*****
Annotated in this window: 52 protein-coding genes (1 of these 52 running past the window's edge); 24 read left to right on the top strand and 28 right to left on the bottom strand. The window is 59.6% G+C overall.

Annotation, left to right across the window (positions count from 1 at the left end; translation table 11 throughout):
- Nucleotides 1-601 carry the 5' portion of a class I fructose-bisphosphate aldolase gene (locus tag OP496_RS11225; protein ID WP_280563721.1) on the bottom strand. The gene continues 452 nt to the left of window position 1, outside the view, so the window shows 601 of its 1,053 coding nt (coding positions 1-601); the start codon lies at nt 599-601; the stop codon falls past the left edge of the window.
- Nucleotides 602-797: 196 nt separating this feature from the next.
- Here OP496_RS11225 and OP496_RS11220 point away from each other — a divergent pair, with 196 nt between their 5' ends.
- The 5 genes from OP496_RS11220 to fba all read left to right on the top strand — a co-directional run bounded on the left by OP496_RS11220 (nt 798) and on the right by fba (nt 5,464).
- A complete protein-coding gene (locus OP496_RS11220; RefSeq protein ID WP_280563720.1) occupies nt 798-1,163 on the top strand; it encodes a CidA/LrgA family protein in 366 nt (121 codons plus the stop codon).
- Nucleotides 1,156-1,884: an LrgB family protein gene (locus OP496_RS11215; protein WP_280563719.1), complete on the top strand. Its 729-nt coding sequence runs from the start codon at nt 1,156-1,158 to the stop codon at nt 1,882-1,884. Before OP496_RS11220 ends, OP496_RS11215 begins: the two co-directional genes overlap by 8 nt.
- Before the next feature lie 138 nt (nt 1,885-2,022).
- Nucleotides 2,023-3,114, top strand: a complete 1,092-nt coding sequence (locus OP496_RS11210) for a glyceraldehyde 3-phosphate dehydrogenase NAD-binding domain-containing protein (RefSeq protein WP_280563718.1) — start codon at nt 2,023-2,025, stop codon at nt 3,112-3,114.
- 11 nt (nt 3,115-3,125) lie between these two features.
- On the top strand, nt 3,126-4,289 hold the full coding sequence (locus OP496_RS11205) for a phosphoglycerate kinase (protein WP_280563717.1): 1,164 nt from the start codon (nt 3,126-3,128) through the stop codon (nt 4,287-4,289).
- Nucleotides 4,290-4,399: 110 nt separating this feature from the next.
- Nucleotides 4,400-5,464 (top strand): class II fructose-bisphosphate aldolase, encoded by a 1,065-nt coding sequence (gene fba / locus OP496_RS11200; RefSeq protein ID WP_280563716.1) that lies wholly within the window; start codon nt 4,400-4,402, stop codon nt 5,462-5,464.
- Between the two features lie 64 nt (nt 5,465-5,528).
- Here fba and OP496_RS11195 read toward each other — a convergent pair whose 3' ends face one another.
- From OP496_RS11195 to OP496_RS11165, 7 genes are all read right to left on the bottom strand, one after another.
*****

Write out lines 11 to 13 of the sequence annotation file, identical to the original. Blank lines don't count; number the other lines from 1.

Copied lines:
- 11 nt (nt 3,115-3,125) lie between these two features.
- On the top strand, nt 3,126-4,289 hold the full coding sequence (locus OP496_RS11205) for a phosphoglycerate kinase (protein WP_280563717.1): 1,164 nt from the start codon (nt 3,126-3,128) through the stop codon (nt 4,287-4,289).
- Nucleotides 4,290-4,399: 110 nt separating this feature from the next.